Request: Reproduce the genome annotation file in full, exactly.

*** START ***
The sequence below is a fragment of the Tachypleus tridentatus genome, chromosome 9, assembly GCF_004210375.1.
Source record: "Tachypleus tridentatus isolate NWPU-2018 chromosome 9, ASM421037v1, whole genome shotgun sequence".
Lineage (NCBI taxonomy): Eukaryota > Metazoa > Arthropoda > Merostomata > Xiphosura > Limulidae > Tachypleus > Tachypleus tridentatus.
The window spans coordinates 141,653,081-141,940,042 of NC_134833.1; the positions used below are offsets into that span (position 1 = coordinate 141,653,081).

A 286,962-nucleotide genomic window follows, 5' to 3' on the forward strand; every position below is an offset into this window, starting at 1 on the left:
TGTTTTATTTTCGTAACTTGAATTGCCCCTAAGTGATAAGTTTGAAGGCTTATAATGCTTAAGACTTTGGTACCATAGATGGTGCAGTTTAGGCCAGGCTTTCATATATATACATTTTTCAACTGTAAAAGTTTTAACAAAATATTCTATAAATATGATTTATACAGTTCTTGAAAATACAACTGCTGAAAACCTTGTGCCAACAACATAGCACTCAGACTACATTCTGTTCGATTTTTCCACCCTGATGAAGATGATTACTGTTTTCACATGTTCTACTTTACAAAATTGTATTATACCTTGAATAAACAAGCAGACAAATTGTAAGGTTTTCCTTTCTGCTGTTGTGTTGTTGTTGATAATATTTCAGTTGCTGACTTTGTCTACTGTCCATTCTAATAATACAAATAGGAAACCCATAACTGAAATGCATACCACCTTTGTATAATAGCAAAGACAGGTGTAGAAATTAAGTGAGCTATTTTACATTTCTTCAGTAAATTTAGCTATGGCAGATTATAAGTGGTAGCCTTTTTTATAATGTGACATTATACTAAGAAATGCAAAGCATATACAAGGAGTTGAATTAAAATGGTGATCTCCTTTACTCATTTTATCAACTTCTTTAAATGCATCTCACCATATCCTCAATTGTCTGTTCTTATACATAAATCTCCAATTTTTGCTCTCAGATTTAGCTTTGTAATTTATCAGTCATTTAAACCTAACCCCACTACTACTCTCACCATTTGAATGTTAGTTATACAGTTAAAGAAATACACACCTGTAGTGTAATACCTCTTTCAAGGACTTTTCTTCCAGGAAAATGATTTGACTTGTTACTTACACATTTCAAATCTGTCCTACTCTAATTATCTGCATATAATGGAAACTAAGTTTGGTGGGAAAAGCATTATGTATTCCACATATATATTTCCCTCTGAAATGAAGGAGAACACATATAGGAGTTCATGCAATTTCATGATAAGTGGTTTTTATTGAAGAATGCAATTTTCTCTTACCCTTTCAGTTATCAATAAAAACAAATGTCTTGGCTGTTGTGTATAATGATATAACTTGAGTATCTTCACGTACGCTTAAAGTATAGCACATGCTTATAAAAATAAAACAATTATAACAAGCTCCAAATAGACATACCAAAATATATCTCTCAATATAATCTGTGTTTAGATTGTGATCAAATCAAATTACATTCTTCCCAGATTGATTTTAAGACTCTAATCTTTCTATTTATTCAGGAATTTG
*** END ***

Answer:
The sequence below is a fragment of the Tachypleus tridentatus genome, chromosome 9, assembly GCF_004210375.1.
Source record: "Tachypleus tridentatus isolate NWPU-2018 chromosome 9, ASM421037v1, whole genome shotgun sequence".
Lineage (NCBI taxonomy): Eukaryota > Metazoa > Arthropoda > Merostomata > Xiphosura > Limulidae > Tachypleus > Tachypleus tridentatus.
The window spans coordinates 141,653,081-141,940,042 of NC_134833.1; the positions used below are offsets into that span (position 1 = coordinate 141,653,081).

A 286,962-nucleotide genomic window follows, 5' to 3' on the forward strand; every position below is an offset into this window, starting at 1 on the left:
TGTTTTATTTTCGTAACTTGAATTGCCCCTAAGTGATAAGTTTGAAGGCTTATAATGCTTAAGACTTTGGTACCATAGATGGTGCAGTTTAGGCCAGGCTTTCATATATATACATTTTTCAACTGTAAAAGTTTTAACAAAATATTCTATAAATATGATTTATACAGTTCTTGAAAATACAACTGCTGAAAACCTTGTGCCAACAACATAGCACTCAGACTACATTCTGTTCGATTTTTCCACCCTGATGAAGATGATTACTGTTTTCACATGTTCTACTTTACAAAATTGTATTATACCTTGAATAAACAAGCAGACAAATTGTAAGGTTTTCCTTTCTGCTGTTGTGTTGTTGTTGATAATATTTCAGTTGCTGACTTTGTCTACTGTCCATTCTAATAATACAAATAGGAAACCCATAACTGAAATGCATACCACCTTTGTATAATAGCAAAGACAGGTGTAGAAATTAAGTGAGCTATTTTACATTTCTTCAGTAAATTTAGCTATGGCAGATTATAAGTGGTAGCCTTTTTTATAATGTGACATTATACTAAGAAATGCAAAGCATATACAAGGAGTTGAATTAAAATGGTGATCTCCTTTACTCATTTTATCAACTTCTTTAAATGCATCTCACCATATCCTCAATTGTCTGTTCTTATACATAAATCTCCAATTTTTGCTCTCAGATTTAGCTTTGTAATTTATCAGTCATTTAAACCTAACCCCACTACTACTCTCACCATTTGAATGTTAGTTATACAGTTAAAGAAATACACACCTGTAGTGTAATACCTCTTTCAAGGACTTTTCTTCCAGGAAAATGATTTGACTTGTTACTTACACATTTCAAATCTGTCCTACTCTAATTATCTGCATATAATGGAAACTAAGTTTGGTGGGAAAAGCATTATGTATTCCACATATATATTTCCCTCTGAAATGAAGGAGAACACATATAGGAGTTCATGCAATTTCATGATAAGTGGTTTTTATTGAAGAATGCAATTTTCTCTTACCCTTTCAGTTATCAATAAAAACAAATGTCTTGGCTGTTGTGTATAATGATATAACTTGAGTATCTTCACGTACGCTTAAAGTATAGCACATGCTTATAAAAATAAAACAATTATAACAAGCTCCAAATAGACATACCAAAATATATCTCTCAATATAATCTGTGTTTAGATTGTGATCAAATCAAATTACATTCTTCCCAGATTGATTTTAAGACTCTAATCTTTCTATTTATTCAGGAATTTG